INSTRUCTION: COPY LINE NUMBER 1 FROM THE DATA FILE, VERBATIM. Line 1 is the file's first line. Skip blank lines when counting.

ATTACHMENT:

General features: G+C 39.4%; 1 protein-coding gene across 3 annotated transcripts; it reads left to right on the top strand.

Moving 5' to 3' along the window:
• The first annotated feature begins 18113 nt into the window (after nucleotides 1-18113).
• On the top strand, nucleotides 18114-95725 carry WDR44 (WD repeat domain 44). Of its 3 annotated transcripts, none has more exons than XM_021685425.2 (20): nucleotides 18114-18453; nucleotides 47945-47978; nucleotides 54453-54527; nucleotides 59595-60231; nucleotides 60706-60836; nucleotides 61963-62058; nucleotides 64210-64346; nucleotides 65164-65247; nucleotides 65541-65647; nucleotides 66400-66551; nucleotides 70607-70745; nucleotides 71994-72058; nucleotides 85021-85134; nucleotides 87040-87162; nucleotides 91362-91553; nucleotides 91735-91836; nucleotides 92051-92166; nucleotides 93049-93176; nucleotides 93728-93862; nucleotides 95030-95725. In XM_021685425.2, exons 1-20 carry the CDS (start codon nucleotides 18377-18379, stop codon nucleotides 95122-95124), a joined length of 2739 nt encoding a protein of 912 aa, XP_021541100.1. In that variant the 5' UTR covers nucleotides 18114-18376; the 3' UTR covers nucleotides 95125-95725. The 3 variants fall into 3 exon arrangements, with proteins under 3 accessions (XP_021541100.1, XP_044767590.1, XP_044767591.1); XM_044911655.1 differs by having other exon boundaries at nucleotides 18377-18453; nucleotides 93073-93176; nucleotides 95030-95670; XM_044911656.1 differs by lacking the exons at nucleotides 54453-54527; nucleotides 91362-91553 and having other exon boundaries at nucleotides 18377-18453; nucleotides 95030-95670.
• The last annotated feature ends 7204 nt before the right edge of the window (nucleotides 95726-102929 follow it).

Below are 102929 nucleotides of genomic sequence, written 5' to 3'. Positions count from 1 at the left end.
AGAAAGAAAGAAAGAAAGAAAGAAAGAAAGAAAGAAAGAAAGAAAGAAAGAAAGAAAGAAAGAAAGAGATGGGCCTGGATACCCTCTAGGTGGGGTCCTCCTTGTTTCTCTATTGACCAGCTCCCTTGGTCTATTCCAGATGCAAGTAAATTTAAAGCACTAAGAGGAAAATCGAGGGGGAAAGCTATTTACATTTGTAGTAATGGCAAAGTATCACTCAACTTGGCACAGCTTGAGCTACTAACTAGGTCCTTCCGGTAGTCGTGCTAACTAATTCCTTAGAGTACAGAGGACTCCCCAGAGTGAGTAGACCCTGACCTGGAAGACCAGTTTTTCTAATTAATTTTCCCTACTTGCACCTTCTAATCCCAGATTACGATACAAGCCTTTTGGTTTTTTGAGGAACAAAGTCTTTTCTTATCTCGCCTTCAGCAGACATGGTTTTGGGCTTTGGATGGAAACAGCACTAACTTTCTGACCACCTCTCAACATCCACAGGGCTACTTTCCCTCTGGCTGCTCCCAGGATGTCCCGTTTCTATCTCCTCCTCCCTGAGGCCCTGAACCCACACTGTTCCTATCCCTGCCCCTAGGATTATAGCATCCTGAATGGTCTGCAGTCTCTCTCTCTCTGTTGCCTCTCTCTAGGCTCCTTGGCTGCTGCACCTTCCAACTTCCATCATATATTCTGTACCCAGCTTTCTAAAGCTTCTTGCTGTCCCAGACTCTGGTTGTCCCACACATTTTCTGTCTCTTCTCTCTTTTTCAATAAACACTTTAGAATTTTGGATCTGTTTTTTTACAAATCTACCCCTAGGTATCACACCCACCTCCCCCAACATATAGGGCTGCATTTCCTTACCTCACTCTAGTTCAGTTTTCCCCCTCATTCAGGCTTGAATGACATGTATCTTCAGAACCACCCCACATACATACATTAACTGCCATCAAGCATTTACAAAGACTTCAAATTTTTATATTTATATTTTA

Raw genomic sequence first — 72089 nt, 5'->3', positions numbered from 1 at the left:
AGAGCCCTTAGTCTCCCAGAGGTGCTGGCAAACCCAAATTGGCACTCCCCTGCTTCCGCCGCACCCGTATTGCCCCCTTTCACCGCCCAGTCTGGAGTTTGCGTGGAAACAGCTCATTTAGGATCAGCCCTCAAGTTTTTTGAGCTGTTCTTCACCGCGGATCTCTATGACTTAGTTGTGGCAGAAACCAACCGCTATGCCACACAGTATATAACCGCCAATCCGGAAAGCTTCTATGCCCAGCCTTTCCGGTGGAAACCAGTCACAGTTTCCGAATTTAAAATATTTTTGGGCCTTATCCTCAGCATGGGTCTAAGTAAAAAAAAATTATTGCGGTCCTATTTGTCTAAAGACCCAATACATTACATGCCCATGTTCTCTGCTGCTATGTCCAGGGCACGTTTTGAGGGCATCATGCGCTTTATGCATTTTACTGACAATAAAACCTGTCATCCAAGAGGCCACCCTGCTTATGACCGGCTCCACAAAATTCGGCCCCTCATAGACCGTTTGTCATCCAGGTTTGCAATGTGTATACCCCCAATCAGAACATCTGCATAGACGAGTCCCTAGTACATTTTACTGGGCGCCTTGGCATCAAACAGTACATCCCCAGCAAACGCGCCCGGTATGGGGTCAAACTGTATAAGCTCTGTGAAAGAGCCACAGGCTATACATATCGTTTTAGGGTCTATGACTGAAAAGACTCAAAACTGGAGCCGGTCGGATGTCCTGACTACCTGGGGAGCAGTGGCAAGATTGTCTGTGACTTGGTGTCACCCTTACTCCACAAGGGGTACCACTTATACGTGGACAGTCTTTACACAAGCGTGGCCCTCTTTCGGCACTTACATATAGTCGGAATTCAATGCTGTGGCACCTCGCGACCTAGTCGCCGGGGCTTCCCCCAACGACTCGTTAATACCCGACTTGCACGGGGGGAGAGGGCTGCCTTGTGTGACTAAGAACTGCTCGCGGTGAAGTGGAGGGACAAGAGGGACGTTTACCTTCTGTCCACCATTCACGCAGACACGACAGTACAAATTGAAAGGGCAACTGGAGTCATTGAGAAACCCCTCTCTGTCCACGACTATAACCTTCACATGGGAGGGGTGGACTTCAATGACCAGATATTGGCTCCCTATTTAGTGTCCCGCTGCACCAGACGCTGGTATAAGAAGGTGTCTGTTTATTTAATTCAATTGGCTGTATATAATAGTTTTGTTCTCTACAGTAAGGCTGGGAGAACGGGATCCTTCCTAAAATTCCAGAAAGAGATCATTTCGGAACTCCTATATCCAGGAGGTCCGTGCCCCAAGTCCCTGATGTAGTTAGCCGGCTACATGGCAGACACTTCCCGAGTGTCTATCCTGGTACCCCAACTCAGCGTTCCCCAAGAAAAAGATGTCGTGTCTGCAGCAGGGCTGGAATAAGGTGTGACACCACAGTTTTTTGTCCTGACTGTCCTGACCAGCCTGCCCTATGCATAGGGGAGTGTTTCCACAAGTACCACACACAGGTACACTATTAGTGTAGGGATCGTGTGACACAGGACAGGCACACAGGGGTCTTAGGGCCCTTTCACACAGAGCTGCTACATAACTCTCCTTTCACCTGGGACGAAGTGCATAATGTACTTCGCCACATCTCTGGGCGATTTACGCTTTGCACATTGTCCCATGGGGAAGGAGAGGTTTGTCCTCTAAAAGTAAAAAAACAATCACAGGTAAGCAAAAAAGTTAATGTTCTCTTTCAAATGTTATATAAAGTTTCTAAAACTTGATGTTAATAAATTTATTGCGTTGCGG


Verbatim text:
General features: G+C 39.4%; 1 protein-coding gene across 3 annotated transcripts; it reads left to right on the top strand.